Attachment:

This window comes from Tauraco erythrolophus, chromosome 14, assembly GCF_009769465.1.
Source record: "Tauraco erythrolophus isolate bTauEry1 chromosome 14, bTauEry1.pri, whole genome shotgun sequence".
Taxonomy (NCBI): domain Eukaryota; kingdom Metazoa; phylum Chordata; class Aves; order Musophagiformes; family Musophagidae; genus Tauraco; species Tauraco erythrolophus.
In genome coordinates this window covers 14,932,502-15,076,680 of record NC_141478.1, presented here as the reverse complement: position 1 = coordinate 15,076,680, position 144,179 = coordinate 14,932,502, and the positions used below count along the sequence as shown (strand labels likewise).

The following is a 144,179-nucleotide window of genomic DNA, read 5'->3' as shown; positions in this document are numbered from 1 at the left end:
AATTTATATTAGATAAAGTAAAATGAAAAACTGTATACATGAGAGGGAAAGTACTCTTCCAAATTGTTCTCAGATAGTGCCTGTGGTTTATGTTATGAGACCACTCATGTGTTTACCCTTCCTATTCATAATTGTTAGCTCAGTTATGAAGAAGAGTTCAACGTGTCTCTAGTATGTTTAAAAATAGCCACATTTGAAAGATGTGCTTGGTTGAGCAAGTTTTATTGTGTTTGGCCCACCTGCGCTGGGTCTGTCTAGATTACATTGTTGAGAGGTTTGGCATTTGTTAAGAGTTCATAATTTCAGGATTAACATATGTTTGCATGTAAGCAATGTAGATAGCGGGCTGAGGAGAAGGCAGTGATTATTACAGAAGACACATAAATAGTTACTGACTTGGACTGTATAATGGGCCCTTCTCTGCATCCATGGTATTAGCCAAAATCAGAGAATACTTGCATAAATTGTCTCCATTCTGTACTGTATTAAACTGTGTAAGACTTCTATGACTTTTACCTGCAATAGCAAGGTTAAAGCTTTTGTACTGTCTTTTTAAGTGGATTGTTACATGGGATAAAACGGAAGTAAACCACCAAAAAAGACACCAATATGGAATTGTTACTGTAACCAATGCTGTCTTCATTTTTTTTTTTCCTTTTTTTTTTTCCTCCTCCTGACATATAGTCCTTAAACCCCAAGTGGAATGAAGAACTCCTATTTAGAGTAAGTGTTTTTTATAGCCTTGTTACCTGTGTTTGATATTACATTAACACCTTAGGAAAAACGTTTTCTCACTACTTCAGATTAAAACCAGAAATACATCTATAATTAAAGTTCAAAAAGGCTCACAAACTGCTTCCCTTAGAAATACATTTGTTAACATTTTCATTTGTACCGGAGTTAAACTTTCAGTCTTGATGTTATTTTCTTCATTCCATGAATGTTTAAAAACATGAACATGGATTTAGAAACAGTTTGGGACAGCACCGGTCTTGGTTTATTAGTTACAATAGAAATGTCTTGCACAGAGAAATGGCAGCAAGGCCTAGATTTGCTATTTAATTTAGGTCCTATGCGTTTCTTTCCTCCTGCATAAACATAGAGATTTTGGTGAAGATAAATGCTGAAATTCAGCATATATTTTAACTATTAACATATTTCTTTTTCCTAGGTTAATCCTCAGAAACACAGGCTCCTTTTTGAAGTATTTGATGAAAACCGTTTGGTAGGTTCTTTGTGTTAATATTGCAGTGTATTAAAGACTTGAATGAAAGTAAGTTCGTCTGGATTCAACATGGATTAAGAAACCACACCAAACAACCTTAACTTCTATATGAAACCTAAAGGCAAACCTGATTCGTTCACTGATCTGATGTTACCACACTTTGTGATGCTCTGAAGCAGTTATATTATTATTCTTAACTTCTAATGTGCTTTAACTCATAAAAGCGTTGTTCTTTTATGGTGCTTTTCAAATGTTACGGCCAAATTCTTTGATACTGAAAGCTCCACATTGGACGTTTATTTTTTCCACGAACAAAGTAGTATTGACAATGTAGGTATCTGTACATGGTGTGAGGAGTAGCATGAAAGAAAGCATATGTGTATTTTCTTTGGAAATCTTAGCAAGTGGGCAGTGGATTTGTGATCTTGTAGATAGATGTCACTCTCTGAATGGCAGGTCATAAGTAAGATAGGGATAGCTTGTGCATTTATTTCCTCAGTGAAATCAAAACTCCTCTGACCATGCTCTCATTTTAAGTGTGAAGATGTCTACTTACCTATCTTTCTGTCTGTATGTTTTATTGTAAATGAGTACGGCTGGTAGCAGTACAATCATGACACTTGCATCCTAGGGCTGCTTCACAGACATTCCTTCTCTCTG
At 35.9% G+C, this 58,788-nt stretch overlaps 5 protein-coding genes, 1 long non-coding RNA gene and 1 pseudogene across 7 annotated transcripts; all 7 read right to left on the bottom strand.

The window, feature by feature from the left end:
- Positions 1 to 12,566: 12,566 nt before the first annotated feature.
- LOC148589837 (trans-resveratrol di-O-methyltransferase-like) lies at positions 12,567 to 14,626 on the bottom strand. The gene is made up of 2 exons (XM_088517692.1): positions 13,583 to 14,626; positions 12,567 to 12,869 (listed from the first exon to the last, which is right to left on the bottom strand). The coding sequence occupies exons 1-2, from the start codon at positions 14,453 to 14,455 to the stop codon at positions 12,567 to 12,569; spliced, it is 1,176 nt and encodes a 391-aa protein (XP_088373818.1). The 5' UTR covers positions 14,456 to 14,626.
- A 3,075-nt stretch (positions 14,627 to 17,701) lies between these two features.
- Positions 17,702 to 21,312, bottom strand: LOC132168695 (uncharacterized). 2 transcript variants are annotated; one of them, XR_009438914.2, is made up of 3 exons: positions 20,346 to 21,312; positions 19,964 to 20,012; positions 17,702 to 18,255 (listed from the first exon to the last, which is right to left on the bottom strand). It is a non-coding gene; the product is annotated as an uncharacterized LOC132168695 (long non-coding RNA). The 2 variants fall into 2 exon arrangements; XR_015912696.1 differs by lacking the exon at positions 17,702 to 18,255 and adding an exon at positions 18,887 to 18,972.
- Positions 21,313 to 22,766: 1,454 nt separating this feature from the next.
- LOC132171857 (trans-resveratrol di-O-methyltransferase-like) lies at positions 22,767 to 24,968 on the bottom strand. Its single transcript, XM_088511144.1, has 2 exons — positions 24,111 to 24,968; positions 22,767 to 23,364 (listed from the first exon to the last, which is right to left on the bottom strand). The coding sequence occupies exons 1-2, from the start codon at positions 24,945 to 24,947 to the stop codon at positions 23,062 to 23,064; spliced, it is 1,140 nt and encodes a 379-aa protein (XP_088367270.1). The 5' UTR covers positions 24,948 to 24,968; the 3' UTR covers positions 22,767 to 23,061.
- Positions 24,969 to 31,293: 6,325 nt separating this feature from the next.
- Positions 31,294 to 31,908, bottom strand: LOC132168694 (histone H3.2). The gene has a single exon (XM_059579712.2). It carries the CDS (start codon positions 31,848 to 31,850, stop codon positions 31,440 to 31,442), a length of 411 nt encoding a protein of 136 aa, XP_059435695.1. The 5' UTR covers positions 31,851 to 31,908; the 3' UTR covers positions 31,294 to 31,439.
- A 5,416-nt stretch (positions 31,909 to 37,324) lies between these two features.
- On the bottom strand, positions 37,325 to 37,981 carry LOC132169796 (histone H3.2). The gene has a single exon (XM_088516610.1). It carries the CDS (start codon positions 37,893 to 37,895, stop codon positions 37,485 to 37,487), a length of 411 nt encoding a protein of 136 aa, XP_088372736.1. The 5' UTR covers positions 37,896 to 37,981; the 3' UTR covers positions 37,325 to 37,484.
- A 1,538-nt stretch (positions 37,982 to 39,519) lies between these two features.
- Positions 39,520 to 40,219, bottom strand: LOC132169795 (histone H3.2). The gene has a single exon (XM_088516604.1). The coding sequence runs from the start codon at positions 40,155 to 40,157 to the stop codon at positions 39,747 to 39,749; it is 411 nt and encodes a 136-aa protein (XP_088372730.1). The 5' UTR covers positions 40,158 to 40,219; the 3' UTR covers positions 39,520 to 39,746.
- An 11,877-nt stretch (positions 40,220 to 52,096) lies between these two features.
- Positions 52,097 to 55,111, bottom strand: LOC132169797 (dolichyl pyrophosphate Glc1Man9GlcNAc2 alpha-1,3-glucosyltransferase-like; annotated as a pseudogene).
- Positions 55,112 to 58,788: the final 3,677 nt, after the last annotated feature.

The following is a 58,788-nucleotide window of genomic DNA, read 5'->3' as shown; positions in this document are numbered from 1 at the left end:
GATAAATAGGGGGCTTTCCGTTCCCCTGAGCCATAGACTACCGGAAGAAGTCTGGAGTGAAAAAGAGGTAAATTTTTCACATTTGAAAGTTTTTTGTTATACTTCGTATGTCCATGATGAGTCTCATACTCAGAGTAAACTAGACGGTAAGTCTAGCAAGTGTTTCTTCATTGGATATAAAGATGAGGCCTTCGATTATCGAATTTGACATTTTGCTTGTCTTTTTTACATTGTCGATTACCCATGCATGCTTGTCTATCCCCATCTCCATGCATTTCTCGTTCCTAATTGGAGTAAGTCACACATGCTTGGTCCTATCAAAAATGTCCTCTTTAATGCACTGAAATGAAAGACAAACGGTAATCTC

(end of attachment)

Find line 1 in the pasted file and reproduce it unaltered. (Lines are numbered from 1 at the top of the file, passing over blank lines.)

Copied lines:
This window comes from Tauraco erythrolophus, chromosome 14, assembly GCF_009769465.1.